It was Monday September 2nd 1973. Labor Day actually, though if I still had my “house boy” job at the Briarwood Hilton, I probably would have worked that day to get the time-and-a-half holiday pay. I was walking down the sidewalk on the north side of Wells across from Burns Park returning home from Angie’s house. Now turned September, it had still been a summery Ann Arbor day, but now a breeze had come up out of the north with that first real fall chill in it.
“Impending doom” is probably too strong a phrase, but a sense of some dread engulfed me. For the past twelve straight years that first chill had meant that I would shortly, always grudgingly, be reporting back to school. That institution my parents and other adults of their cohort imagined would allow me and mine to learn the skills to eventually take our place as successors to the civilization they were now responsible for. A civilization, from my point of view, whose history was a litany of wars, genocides, slavery, colonization, racial oppression and the subjugation of women.
That litany taken together was what my mom’s best friend Mary Jane called “patriarchy”. The 5000 year old pecking order by which men had used violence, coercion, and “us and them” thinking to sort and control each other, along with women and children and the rest of the world. She would often hold forth on the topic at my mom’s parties amongst all the male academics that were also friends of my mom’s. For added shock effect, she’d sometimes wear her maroon monk’s robe with the women’s symbol hanging from her neck wear the Christian cross would be in a more conventional male monastery dweller.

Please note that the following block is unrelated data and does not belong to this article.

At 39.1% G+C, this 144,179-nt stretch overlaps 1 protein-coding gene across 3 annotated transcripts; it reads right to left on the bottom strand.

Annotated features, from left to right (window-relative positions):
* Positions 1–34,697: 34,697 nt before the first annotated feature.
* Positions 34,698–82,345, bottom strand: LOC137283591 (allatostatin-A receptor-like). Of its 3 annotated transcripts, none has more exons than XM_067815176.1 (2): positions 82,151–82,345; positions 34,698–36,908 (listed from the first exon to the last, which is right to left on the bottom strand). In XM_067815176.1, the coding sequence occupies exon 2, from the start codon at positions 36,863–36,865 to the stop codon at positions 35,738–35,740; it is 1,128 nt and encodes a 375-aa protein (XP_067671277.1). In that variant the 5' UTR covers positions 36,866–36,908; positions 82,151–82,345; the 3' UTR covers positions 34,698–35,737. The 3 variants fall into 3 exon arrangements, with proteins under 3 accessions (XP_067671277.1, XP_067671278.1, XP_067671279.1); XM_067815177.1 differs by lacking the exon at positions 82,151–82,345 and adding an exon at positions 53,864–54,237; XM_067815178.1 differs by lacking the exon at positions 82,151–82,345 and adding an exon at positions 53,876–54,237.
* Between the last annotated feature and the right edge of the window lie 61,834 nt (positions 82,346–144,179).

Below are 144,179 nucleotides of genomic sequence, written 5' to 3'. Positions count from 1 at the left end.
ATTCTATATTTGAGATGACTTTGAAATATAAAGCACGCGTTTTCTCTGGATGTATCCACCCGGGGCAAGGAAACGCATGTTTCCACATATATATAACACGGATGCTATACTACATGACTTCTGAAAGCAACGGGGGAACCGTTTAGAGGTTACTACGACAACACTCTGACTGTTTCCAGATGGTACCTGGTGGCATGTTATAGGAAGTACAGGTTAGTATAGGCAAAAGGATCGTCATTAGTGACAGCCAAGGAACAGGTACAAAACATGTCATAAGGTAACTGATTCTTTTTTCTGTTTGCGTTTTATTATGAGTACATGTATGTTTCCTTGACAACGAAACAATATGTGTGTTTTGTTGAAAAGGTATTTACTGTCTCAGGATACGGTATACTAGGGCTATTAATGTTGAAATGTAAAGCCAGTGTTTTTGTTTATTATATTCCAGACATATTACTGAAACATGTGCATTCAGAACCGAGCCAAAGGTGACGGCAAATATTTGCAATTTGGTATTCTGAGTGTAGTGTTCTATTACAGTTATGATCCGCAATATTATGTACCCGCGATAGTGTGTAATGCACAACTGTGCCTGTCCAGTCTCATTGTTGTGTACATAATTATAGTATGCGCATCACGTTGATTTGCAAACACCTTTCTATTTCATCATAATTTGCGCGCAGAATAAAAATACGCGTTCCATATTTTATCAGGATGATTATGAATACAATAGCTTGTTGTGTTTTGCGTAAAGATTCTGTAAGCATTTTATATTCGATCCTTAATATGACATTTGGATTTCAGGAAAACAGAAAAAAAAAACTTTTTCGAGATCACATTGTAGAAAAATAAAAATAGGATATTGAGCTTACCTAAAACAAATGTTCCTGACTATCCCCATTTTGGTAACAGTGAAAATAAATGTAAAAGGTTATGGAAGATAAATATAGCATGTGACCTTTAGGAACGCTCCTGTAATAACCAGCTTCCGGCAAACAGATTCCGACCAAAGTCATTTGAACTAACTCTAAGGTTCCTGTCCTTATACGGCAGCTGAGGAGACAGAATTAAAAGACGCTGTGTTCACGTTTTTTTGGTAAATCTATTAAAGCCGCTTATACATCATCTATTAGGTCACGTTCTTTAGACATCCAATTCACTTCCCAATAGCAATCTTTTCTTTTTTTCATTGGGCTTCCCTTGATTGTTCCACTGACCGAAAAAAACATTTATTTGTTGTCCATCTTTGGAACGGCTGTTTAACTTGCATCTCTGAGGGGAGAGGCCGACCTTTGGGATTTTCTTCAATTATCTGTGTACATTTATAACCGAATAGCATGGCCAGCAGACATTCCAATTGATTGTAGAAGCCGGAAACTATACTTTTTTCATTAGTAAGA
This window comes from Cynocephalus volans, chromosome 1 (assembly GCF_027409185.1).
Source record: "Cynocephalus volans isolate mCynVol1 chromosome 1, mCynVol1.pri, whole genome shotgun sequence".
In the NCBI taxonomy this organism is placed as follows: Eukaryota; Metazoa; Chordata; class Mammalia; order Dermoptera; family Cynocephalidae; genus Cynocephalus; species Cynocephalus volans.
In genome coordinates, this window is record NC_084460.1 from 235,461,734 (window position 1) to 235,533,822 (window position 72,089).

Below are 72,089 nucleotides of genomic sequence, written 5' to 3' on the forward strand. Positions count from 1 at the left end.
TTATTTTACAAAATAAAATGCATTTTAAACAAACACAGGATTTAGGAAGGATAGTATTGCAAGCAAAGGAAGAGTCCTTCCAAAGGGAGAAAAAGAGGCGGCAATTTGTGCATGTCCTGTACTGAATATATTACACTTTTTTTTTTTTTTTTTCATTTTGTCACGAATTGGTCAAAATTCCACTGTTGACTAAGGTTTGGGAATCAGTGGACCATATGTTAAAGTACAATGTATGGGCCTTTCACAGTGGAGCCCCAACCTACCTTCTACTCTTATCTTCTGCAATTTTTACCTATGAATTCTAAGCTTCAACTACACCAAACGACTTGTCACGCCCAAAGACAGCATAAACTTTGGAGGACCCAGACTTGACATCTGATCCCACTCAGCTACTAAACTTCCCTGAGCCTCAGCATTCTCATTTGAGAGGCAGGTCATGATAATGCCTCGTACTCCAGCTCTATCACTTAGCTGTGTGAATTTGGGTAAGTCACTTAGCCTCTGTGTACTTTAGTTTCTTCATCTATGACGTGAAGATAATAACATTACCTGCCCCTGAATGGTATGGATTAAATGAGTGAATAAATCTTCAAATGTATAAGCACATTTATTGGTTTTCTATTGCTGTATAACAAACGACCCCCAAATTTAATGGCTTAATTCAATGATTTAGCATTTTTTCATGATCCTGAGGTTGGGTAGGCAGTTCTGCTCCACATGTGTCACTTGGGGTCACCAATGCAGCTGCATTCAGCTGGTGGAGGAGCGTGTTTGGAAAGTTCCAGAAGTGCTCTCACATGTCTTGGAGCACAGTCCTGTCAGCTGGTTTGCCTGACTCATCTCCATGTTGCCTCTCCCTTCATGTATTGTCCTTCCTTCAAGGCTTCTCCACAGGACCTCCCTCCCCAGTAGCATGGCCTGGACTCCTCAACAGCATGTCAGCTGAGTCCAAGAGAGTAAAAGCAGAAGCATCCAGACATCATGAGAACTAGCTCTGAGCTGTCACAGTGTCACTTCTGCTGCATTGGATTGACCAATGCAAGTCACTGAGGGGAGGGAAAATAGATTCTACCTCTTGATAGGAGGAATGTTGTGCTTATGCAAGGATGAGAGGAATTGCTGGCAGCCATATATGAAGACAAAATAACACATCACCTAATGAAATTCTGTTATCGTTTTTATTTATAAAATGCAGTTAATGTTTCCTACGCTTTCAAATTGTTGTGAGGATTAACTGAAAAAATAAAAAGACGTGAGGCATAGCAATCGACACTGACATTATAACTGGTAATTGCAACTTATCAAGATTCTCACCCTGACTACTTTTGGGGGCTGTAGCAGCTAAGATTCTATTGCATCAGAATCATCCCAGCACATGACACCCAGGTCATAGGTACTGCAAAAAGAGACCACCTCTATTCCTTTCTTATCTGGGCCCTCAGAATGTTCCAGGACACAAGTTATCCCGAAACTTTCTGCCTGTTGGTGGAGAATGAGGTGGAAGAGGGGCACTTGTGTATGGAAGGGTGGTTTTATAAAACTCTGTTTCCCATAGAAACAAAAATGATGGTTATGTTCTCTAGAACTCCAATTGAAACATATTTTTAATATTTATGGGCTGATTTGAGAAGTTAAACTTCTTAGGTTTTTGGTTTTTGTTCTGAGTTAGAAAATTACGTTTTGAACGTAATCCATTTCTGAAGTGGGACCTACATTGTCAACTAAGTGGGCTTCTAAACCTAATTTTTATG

It was the organizing principle of our civilization, she would say, that perpetuated through the centuries from the warlike ancient empires we learned about in school to the Nazis that my dad fought against in World War II.
But a cohort of young people born during that war had taken up the cause and challenged that civilization. They were mythic figures to me and my radical wannabe friends. We heard about their words, their exploits in the media or through the grapevine. Tom Hayden, Huey Newton, Angela Davis and Bernadine Dohrn, to name a few. But no words were more inspiring to me in particular, than those sung by the great bards of that cohort, the likes of Bob Dylan, Paul Simon and John Lennon, among a cadre of others. You don’t need a weatherman to know which way the wind blows, all you need is love, and Kodachrome.
But by the time I came of age, it all seemed to be playing out. The kids just a couple years older than I had been at risk of being drafted to fight in the Vietnam War, or resist and go to Canada or jail even. But that resistance, that common cause, had given them solidarity that my age cohort seemed to lack. Previously that summer I had written in my journal…